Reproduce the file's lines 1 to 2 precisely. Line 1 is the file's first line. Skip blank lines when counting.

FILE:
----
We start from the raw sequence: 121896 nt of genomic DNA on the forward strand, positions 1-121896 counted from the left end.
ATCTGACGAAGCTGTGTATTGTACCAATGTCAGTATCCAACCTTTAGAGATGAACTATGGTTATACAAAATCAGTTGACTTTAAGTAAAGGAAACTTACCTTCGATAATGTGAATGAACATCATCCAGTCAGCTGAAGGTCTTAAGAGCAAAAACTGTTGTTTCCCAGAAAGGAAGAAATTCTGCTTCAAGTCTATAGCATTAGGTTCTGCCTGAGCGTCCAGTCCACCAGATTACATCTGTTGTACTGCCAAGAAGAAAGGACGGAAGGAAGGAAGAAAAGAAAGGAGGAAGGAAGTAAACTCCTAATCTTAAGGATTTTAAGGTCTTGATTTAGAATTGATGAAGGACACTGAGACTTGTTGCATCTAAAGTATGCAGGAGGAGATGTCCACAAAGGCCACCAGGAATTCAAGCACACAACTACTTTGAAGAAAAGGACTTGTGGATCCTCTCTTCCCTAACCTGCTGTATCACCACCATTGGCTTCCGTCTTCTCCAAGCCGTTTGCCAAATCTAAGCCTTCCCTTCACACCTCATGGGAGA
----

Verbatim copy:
We start from the raw sequence: 121896 nt of genomic DNA on the forward strand, positions 1-121896 counted from the left end.
ATCTGACGAAGCTGTGTATTGTACCAATGTCAGTATCCAACCTTTAGAGATGAACTATGGTTATACAAAATCAGTTGACTTTAAGTAAAGGAAACTTACCTTCGATAATGTGAATGAACATCATCCAGTCAGCTGAAGGTCTTAAGAGCAAAAACTGTTGTTTCCCAGAAAGGAAGAAATTCTGCTTCAAGTCTATAGCATTAGGTTCTGCCTGAGCGTCCAGTCCACCAGATTACATCTGTTGTACTGCCAAGAAGAAAGGACGGAAGGAAGGAAGAAAAGAAAGGAGGAAGGAAGTAAACTCCTAATCTTAAGGATTTTAAGGTCTTGATTTAGAATTGATGAAGGACACTGAGACTTGTTGCATCTAAAGTATGCAGGAGGAGATGTCCACAAAGGCCACCAGGAATTCAAGCACACAACTACTTTGAAGAAAAGGACTTGTGGATCCTCTCTTCCCTAACCTGCTGTATCACCACCATTGGCTTCCGTCTTCTCCAAGCCGTTTGCCAAATCTAAGCCTTCCCTTCACACCTCATGGGAGA